We have seen this time and time again. Hitler did it with the Jews; Putin did it with the LGBTQ community; Trump did it with the Muslims and the Mexicans; Rodrigo Duterte did it with non-violent drug offenders.
So, who's pulling the strings in the subcontinent and what do they want to achieve?
Apparently, there's an election going on right now in West Bengal and the BJP wants to pounce on it. A deal has been made with Kejriwal; CAA protesters have been put behind bars. So, West Bengal truly is the last breath of fresh air not tainted by 'gerua'.
In fulfilling Narendra Modi's dream of an undivided Hindustan, West Bengal was probably the last frontier. And Amit Shah wants to change that. But how?
Now the Indian subcontinent does not reek of economic opportunities, to say the least. Decades of corruption, inefficiency in the public sector and colossal mismanagement have kept the poor from reaching their true potential, as Amartya Sen would say.
But that's not something Amit Shah could or would like to take care of. So, what can he do?
Well, in a continent devoid of economic freedom and opportunities for upward mobility, the average layman often grabs on to their identity, i.e., religion, ethnicity or nationality, as the last resort, to find some solace or purpose in life.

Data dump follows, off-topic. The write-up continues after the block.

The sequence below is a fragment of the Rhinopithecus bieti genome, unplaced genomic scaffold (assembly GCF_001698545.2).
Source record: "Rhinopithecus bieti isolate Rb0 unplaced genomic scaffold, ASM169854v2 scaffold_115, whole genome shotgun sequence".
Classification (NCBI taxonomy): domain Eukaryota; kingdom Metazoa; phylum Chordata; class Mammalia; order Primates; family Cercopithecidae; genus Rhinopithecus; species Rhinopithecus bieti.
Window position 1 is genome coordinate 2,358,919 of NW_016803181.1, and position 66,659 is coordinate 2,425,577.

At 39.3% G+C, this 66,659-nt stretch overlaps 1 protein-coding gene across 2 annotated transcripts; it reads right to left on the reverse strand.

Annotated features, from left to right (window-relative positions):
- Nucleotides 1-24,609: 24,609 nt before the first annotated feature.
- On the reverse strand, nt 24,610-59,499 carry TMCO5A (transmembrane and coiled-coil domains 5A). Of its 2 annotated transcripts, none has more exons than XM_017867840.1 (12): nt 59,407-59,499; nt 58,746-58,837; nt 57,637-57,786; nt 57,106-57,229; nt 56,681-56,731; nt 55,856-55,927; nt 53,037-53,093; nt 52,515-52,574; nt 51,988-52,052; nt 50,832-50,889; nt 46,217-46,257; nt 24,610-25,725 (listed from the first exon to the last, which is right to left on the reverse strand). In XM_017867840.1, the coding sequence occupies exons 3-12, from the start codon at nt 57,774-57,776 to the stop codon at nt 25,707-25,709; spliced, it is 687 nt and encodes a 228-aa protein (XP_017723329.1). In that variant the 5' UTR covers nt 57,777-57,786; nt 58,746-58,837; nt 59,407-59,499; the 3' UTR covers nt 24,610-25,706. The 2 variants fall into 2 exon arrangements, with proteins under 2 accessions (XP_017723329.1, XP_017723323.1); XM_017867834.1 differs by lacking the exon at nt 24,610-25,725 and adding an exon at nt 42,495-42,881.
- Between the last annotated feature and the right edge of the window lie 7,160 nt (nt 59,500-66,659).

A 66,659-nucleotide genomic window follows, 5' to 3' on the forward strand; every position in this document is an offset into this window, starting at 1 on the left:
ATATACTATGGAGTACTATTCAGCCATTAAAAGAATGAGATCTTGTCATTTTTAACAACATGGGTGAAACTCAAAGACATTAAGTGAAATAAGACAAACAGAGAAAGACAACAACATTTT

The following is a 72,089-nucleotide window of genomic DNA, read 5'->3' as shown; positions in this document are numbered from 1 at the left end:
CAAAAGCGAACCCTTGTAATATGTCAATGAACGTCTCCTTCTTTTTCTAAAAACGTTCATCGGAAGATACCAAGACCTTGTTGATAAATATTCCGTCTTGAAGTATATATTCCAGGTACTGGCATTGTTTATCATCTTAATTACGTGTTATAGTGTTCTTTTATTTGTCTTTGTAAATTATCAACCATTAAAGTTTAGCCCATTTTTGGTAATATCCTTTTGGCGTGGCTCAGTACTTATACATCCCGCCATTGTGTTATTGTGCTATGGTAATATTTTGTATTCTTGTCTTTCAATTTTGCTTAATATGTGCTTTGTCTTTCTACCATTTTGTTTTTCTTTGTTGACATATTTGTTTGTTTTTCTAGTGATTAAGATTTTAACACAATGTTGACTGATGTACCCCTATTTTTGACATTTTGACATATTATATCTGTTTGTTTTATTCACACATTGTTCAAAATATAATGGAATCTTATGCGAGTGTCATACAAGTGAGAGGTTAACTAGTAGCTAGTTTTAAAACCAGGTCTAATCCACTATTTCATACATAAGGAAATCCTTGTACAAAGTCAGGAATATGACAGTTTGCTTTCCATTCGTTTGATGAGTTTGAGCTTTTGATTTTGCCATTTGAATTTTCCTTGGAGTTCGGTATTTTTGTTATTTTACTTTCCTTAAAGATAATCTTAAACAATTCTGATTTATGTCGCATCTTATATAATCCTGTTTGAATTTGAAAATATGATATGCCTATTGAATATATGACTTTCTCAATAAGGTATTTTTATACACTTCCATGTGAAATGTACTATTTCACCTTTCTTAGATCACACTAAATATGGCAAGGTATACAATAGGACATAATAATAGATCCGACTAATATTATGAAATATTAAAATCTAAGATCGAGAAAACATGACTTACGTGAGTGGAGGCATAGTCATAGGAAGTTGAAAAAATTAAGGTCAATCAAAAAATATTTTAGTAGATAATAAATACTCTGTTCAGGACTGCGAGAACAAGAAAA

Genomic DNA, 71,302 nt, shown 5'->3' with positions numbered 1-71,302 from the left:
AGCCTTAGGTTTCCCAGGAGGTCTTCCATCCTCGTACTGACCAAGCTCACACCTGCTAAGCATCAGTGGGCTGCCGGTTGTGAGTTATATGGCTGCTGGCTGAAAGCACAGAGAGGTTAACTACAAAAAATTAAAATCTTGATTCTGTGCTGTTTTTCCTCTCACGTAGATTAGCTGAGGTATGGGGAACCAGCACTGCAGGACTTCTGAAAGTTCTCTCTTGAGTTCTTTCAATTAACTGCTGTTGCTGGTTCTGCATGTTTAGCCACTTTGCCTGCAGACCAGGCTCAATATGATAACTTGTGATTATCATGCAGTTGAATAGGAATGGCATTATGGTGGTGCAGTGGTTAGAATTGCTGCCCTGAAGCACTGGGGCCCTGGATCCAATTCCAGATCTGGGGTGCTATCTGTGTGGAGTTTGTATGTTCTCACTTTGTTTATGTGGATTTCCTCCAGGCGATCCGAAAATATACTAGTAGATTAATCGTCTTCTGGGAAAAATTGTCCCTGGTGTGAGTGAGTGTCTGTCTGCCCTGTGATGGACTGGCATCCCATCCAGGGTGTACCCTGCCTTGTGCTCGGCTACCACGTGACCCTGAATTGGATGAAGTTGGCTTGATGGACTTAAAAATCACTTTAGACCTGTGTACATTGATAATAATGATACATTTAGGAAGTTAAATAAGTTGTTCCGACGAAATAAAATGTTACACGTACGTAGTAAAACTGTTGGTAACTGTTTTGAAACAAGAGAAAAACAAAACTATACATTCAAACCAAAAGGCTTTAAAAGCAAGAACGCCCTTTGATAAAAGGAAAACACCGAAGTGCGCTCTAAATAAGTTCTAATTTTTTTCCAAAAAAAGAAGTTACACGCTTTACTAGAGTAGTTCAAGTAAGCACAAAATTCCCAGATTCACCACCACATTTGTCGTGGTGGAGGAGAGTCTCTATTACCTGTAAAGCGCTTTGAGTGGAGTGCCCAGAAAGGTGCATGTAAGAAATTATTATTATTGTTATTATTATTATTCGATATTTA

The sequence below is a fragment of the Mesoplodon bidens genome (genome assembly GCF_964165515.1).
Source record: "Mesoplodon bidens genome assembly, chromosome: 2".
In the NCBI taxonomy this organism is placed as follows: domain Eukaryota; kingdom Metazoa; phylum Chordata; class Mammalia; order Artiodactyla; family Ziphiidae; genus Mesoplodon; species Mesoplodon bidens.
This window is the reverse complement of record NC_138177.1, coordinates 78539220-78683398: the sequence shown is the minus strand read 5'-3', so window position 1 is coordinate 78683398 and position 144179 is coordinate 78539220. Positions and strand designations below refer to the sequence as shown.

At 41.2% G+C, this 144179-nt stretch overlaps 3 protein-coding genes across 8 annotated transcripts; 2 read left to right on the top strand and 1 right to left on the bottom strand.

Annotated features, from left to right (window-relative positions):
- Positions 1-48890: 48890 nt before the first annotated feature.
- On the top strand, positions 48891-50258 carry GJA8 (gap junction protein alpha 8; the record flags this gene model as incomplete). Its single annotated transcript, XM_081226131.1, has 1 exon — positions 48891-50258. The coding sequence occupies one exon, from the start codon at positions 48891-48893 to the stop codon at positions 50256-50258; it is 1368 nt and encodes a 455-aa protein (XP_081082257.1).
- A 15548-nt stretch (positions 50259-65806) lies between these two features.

And that vulnerability is something both Amit Shah and the likes of Hefazot-e-Islam could easily exploit. Whether it is the vulnerable poor Indians or the orphaned madrasah students of Bangladesh, it's easy to manipulate them into committing heinous crimes; something they otherwise would not descend into.
Why? So that people would vote for them or for achieving their nefarious objectives.
All of these seems eerily similar to something we all read in the history books: the cautionary tale of marauding invaders coming to your lands to take away your golds and harass your women; the call for the hero to rise only who can protect the weak and the old from the dark hands of destiny.
That's how Hefazot-e-Islam indoctrinates innocent Madrasah going kids into engaging in clashes with the police on the street while their leaders watch from a safe distance hoping to garner some influence over the government.
That's why Amit Shah could conveniently fearmonger about the hungry swarm of incoming Bangladeshi immigrants to a state that shares a border with Bangladesh. It doesn't matter whether it's Assam or West Bengal.
This is also why Babul Supriyo sings about Mamata Banerjee in a way that portrays her as a Bangladeshi lover while videos of the Bangladesh police engaging in clashes with protesters plays in the backdrop. His distasteful song portrays Mamata as someone who does not stand for Hindus but is extremely lenient towards Muslims.
This is a battle for the soul of the subcontinent; the soul that constitutes an organic love for spicy food; spontaneous laughter at the local tea stall and a simultaneous celebration of every religious festivity. Once this battle is over, either we will emerge victorious as a continent that immerses in soulful harmony or be left out in the shadows of our blissful past looking into a much darker, divided future.